The US meat industry’s transformation from a relatively safe, well-paying industry employing primarily native-born white and Black people into an increasingly dangerous, low-paying industry employing a large number of immigrants occurred between 1960 and 1990. In 1960, meat industry wages amounted to 121 percent of average manufacturing wages. By 1990, that figure had dropped to 84 percent.

Greatly weakened meatpacking unionism was largely responsible for this collapse. IBP and other packers negotiated lower wage rates in beef plants throughout the 1970s. The United Food and Commercial Workers (UFCW), formed in 1979 by a merger between the Retail Clerks International and the Amalgamated Meat Cutters and Butcher Workmen, which had absorbed the UPWA in 1968, rapidly lost membership in the 1980s. Even in its remaining unionized plants, the UFCW could not maintain previous wage rates in its master agreements, which included all unionized worksites across the industry.

During the 1980s, as unions lost strength, meatpacking became notorious for the worst safety record of any US industry. Injuries occurred at a rate four times the national average. Carpal tunnel injuries due to use of electric-powered killing and cutting machines, together with faster line speeds, made up 48 percent of all the nation’s occupational injuries by the end of the 1980s. Occupational Safety and Health Administration (OSHA) investigations demonstrated that meat companies went to great lengths to cover up injuries.

The August 1985–June 1986 UFCW P-9 strike at the Hormel plant in Austin, Minnesota, became emblematic of the deteriorating status of workers in the industry. When Hormel announced a 23 percent wage cut, Local P-9, which had been one of the early militant UPWA-CIO locals, went on strike. But the UFCW decided not to support the strike. The international union’s decision to turn its back on a striking local union was unprecedented in the industry’s history. The UFCW’s strategy was to try to bring up wages at plants with lower pay scales. Because Hormel already had a relatively high base wage rate, the union decided not to support Local P-9’s demand to retain it.

P-9 not only went forward with its strike, but also pursued a corporate shaming campaign and boycott against Hormel and First Bank System, which included several Hormel executives on its board. The campaign encouraged depositors to withdraw their money from the bank. Although P-9’s effort drew considerable support from pro-labor groups across the country, it did not stop Hormel from reopening the plant and hiring replacement workers, who were largely Mexican. When the strike ended after ten months, only about 20 percent of the strikers got their jobs back, and the new contract provided no concessions to Local P-9’s demands.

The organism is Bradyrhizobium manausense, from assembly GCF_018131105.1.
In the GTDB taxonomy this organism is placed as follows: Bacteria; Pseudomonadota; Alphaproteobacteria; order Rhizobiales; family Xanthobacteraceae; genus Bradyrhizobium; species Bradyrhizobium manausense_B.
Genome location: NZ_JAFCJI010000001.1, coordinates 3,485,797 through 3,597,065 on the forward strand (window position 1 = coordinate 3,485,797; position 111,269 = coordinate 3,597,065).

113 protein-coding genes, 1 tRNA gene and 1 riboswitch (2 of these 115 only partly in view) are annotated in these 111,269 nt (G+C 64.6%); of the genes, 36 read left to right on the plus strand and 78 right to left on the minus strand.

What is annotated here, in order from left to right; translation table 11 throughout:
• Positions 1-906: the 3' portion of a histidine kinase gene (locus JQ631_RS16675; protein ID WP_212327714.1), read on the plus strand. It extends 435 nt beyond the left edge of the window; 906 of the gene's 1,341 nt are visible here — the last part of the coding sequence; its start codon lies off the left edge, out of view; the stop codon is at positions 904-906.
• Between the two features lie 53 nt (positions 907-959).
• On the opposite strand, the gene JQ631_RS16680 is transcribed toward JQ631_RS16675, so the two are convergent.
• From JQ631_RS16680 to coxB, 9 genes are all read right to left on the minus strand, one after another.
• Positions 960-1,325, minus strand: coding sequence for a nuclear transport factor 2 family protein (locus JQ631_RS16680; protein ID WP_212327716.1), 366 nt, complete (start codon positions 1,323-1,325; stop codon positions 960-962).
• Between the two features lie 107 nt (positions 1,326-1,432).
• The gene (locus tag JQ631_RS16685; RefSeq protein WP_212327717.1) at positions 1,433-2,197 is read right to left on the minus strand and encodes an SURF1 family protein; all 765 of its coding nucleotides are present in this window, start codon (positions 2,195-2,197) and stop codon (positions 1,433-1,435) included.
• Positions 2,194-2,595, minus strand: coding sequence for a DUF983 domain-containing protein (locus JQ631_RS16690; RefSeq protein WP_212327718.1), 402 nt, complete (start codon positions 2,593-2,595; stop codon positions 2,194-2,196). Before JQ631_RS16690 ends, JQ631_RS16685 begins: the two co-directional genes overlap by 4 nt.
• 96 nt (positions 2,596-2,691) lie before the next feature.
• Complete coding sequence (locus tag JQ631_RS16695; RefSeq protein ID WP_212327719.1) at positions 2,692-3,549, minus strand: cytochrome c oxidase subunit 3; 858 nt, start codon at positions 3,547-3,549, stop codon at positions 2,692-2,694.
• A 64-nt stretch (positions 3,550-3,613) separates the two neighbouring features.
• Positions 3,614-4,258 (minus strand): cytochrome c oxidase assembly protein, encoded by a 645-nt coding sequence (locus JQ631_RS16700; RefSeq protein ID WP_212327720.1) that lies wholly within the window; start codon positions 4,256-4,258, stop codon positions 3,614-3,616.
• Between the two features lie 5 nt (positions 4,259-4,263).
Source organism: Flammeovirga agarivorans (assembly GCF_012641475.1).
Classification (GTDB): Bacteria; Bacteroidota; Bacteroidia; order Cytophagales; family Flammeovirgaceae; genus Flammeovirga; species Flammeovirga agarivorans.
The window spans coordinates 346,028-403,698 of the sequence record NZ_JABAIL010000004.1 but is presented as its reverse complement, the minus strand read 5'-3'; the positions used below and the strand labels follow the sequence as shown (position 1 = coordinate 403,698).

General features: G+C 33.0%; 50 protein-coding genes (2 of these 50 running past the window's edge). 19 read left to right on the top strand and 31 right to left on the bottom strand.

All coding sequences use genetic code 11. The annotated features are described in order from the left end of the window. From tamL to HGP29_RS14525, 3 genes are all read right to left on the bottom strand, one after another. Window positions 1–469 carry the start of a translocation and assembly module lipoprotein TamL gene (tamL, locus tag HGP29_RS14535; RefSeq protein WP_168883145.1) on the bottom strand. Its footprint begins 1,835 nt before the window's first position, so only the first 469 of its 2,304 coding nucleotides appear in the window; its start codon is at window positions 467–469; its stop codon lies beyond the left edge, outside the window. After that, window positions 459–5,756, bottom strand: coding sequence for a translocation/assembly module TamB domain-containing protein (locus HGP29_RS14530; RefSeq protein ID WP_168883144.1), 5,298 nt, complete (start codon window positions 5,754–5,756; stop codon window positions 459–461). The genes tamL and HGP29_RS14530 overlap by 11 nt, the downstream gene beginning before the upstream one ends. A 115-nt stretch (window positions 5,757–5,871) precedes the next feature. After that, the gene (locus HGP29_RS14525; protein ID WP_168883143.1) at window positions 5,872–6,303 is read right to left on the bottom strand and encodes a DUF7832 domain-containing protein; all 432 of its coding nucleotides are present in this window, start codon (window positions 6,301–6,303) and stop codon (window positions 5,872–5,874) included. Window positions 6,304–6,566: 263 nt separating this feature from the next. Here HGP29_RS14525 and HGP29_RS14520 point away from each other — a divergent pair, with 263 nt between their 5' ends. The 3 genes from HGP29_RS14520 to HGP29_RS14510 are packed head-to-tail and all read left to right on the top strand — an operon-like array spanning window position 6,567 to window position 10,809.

Dignity Denied

Journalist Lynn Waltz’s 2018 book Hog Wild, on the labor battles at Smithfield Foods’ hog slaughtering facility in Tar Heel, North Carolina, provides vivid insights into the lengths to which contemporary meat companies have been willing to go to stymie workers’ efforts to improve their wages and gain workplace dignity. Traditionally, the Midwest had been the center of the US pork industry. But as Midwestern residents battled hog producers over environmental concerns during the 1980s, much of the industry shifted to North Carolina.

Wages have continued to decline while industry safety standards remain suspect.

After Smithfield established the Tar Heel facility in 1992, the work force was primarily Black. Despite North Carolina’s long history of “right-to-work” policies, whereby unionized workers were legally allowed to opt out of paying full union dues, workers organized a local branch of the UFCW. They narrowly lost an August 1994 certification election, which would have given the UFCW local authorization to bargain with Smithfield.

By the 1990s, the number of Hispanic immigrants in North Carolina and much of the South and Midwest had boomed. Between 1990 and 2000, the Latinx population of the state grew by nearly 400 percent. The share of Hispanics employed at the Tar Heel plant jumped from 12 to 25 percent in just three years, from 1994 to 1997. Plant managers attempted to intimidate Black union supporters by threatening to replace them with Latinos.

Despite concerted efforts to gain Hispanic support for the next National Labor Relations Board (NLRB)–supervised union election in August 1997, the UFCW local lost another close vote. An NLRB ruling issued in 2000 found that Smithfield managers had resorted to a variety of illegal tactics, such as calling in police to interfere with union organizing, firing workers, deploying private security guards to assault workers, inciting fights, and threatening pro-union immigrant workers with deportation. The company's appeals stymied NLRB and district court pro-worker rulings. Not until 2006 did the US Court of Appeals for the District of Columbia Circuit uphold the NLRB’s earlier ruling in favor of workers. Despite disruptive Immigration and Customs Enforcement raids targeting Tar Heel plant workers and a racketeering lawsuit filed by Smithfield against the UFCW and several supporting organizations in 2007, the local finally won certification in December 2008, more than fourteen years after its first attempt.